While the text of the Latin Christmas carol “Of the Father’s Love Begotten” is almost 2,000 years old having been penned only a few hundred years after the birth of Christ , “O Come, All Ye Faithful” is not even 275 years old. The text was written by John Francis Wade (c. 1711-86) during a time when Latin was the language of academia. Wade was a Catholic layman who fled England during the Jacobean rebellion of 1745 eventually settling in France. Early hymnals offer a variety of melodies for this text, but it is now sung exclusively to the tune ADESTE FIDELES that may have been composed by English composers John Reading (1645-92) or Thomas Arne (1710-78), or possibly even King John IV of Portugal (1604-56), a composer in his own right.
To fully appreciate this carol, we need to look at the word “triumphantes” in the first couple lines of the text: “Adeste fideles, laeti triumphantes.” The standard English translation translates this word simply as “triumphant.” However, “triumphantes” has more implications than simply denoting an emotion or a state of being. It is an adjective that comes from the verb “triumpho,” which means “to hold or celebrate a triumph” or, and even more specifically, “to make a triumphal procession.” In the Roman Empire, this word had militaristic connotations and would no doubt have been used as returning armies celebrated their victories with great parades. A literal translation of the first stanza reads as follows:
Come, all you faithful, in a joyful triumphant procession
come, come to Bethlehem.
See the birth of the King of Angels.
Refrain: Come let us worship, come let us worship, come let us worship the Lord.
This carol is a song of victory intended for a victory parade. With this understanding, we can envision this carol as being sung by a great crowd of the “faithful” as they march toward Bethlehem to see the Christ Child for themselves and welcome Him to earth. However, consider that we are being invited to join a victory procession that involves marching from wherever we are to a dumpy, little town to visit a child, a mere infant, for a victory that, at least at the time of Christ’s appearance, was not going to be fully accomplished for another thirty years or so. Robert Southwell (c. 1561-95) explores these paradoxes more fully in his brilliant poem “New Heaven, New War,” the last four verses of which were set by Benjamin Britten in the movement “This Little Babe” from his Ceremony for Carols (see www.jubalslyre.com/the-paradoxes-of-this-little-babe).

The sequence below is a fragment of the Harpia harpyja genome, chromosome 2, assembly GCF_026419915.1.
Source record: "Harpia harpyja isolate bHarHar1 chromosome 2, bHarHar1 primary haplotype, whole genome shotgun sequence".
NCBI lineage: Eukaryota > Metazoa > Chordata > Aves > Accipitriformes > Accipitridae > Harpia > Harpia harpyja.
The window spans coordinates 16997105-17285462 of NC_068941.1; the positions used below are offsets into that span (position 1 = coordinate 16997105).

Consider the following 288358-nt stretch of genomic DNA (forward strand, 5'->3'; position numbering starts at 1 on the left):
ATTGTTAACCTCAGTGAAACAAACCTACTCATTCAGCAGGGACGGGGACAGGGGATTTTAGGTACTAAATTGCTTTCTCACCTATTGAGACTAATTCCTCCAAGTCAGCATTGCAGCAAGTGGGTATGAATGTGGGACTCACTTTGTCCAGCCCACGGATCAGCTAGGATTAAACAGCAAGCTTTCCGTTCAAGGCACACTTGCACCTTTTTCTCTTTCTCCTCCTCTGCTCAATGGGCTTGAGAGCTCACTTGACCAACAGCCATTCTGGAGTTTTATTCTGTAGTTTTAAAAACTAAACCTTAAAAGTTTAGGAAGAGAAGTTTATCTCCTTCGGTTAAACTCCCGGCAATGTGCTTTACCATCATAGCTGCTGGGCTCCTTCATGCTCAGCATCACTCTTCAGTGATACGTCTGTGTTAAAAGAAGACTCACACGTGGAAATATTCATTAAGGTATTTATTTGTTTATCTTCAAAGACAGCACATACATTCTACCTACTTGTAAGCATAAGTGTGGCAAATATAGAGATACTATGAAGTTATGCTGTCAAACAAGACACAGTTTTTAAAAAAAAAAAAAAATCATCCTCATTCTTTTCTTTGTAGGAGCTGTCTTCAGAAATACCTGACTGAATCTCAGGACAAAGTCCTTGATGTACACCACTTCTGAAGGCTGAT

Altogether, Wade wrote four stanzas for “O Come, All Ye Faithful.” These are the four that are traditionally sung today. A literal translation of the rest of Wade’s stanzas is provided below. It is interesting that the second stanza seems to be taken from the Nicene Creed.
God of God, Light of Light
is born of the young woman’s womb.
True God, begotten, not made. Refrain
Now sing “Io!” choir of angels;
now sing, citizens of heaven:
“Glory to God in the highest!” Refrain
Therefore, to the One who was born on the morning of this day,
to You, Jesus, be glory!
Eternal Father, Word made flesh. Refrain
Four other stanzas have been added since (click here for details). My favorite of these tells us what we will see in Bethlehem.
The eternal Father’s eternal splendor
we shall see hidden under flesh.
God as an infant wrapped in swaddling clothes. Refrain
For a new setting of “O Come, All Ye Faithful” that attempts to musically portray this triumphant procession to Bethlehem, click here.
Wishing you a very Merry Christmas!